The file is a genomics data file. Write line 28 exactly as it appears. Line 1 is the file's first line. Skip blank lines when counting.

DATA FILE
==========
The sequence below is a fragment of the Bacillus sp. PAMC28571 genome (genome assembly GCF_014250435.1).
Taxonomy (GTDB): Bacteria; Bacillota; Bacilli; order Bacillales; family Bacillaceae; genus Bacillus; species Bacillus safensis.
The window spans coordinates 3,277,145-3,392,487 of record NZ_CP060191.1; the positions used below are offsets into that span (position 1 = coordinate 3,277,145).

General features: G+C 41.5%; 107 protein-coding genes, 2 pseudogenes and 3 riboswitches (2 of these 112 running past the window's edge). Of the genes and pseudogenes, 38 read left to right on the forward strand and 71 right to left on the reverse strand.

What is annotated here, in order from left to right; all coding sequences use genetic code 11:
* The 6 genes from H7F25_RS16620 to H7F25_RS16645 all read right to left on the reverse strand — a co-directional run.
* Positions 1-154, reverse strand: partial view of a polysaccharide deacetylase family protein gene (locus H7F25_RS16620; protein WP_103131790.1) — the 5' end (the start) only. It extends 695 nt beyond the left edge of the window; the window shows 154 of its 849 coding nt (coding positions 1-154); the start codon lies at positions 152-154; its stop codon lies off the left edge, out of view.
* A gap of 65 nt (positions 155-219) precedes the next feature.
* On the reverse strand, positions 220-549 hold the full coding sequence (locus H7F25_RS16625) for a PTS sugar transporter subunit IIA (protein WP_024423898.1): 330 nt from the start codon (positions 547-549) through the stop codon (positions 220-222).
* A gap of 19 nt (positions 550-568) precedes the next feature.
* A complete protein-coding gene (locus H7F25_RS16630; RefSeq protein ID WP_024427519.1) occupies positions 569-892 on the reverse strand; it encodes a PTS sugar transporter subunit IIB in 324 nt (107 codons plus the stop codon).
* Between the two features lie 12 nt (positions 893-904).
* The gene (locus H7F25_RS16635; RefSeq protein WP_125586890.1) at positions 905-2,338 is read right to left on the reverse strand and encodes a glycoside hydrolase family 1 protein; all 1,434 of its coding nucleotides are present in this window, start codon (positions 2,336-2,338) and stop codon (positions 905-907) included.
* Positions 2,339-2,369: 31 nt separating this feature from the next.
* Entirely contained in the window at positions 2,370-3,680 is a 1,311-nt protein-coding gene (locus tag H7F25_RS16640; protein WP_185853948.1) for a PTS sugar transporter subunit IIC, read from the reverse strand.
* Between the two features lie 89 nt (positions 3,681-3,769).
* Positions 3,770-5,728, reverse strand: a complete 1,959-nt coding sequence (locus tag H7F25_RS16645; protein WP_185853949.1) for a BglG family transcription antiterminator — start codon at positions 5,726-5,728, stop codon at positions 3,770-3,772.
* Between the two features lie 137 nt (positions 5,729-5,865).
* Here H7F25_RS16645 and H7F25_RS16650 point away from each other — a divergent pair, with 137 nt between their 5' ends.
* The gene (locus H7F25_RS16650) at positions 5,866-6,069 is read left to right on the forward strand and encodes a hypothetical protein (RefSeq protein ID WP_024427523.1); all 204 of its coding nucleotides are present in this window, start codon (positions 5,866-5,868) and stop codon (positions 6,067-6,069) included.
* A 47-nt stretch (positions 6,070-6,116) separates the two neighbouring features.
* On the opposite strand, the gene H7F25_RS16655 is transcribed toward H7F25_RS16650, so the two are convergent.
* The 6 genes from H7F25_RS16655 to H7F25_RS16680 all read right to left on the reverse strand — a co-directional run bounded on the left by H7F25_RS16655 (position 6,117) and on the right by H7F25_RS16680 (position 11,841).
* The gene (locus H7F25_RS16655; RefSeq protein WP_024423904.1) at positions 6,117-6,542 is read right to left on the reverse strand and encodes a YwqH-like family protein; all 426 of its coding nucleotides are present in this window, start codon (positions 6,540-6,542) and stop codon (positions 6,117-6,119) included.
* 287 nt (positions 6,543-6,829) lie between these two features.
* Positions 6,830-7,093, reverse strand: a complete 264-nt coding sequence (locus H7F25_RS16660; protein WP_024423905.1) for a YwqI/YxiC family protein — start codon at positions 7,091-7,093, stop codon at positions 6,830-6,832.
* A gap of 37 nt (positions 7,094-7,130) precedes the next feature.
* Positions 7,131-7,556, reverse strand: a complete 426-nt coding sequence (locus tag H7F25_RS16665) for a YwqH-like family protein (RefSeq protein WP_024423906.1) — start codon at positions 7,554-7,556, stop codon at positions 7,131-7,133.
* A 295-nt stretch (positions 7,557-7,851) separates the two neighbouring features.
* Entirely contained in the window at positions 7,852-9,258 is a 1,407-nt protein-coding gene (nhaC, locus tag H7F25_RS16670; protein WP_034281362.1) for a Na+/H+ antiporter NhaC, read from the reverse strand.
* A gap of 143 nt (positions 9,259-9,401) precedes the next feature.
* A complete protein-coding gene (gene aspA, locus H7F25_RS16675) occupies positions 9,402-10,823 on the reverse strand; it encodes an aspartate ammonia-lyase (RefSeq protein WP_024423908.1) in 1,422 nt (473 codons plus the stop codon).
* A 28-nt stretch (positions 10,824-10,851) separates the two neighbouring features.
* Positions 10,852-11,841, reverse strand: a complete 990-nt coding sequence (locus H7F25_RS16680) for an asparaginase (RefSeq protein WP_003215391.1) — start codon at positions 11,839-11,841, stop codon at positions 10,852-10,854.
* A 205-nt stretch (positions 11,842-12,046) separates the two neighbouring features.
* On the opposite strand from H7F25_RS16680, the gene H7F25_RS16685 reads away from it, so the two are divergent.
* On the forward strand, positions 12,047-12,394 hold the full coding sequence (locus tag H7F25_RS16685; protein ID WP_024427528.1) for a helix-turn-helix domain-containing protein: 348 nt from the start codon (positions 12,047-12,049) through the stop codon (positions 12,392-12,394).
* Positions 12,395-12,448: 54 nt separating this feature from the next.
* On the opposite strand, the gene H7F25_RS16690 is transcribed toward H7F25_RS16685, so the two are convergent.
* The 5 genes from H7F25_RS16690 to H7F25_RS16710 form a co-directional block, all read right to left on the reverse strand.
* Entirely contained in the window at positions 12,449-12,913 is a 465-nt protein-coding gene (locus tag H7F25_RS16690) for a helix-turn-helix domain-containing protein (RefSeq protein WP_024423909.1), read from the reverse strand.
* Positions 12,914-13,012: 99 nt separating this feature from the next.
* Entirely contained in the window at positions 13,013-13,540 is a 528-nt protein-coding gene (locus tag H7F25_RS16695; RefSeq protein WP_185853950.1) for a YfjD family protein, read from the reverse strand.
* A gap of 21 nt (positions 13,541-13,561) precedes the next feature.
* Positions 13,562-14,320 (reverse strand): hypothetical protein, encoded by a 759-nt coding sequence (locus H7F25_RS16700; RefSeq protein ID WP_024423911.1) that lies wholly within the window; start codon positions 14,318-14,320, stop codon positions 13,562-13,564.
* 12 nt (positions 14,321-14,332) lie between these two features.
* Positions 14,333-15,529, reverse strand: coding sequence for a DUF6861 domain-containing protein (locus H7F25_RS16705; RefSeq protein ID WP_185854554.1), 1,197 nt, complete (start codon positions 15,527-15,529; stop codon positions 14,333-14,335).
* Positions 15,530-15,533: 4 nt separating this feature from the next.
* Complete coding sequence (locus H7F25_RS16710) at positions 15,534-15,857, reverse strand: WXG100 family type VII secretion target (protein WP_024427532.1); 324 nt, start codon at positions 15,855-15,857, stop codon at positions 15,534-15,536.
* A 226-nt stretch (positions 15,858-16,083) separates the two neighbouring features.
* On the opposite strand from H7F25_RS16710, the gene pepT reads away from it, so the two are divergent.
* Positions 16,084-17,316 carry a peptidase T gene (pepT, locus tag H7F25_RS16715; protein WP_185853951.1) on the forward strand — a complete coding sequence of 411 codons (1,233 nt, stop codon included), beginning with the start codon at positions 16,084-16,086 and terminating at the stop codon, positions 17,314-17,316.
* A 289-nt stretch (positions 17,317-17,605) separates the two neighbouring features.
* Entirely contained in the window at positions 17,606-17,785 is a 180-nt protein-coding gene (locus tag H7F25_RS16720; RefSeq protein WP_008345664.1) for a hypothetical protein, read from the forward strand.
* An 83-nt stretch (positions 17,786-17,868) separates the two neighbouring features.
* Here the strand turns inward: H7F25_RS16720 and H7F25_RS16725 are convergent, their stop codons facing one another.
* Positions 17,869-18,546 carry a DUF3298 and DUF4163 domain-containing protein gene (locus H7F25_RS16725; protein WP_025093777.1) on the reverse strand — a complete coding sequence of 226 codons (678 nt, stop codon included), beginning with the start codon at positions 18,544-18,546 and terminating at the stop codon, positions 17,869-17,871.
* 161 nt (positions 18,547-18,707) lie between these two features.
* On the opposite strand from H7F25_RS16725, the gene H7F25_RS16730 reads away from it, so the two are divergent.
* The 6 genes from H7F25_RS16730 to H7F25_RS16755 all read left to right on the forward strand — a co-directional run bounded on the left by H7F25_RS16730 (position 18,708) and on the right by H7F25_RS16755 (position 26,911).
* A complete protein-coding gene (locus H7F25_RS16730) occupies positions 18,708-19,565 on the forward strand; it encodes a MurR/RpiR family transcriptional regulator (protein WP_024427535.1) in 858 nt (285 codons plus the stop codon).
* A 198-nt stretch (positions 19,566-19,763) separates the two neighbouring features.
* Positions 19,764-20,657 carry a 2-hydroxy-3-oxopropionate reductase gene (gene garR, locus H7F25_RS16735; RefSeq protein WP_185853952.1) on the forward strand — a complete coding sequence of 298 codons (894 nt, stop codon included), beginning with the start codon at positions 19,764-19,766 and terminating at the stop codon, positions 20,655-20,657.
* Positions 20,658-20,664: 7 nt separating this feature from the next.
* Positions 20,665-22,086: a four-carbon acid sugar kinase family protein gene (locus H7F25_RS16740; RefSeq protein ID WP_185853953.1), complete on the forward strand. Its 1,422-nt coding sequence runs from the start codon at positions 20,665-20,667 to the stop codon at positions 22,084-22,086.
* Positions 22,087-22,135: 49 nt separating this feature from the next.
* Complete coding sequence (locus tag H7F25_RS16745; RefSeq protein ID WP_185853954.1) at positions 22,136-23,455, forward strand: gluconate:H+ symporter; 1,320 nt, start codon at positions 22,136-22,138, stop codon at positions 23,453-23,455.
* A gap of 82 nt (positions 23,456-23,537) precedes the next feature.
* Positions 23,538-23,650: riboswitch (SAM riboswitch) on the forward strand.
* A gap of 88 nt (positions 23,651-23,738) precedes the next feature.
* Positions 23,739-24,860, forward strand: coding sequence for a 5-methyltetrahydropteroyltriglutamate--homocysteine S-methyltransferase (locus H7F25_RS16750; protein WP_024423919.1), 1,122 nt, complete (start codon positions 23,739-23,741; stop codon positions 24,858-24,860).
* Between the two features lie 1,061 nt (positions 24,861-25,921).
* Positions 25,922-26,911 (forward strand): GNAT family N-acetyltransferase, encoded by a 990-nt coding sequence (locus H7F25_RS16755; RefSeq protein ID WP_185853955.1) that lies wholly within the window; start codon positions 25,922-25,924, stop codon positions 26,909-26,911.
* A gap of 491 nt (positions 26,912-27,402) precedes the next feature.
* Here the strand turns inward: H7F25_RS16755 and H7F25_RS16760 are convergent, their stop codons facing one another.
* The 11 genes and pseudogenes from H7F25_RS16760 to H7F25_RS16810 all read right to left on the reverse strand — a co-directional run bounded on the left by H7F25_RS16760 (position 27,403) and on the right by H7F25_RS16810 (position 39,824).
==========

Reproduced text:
* Positions 7,131-7,556, reverse strand: a complete 426-nt coding sequence (locus tag H7F25_RS16665) for a YwqH-like family protein (RefSeq protein WP_024423906.1) — start codon at positions 7,554-7,556, stop codon at positions 7,131-7,133.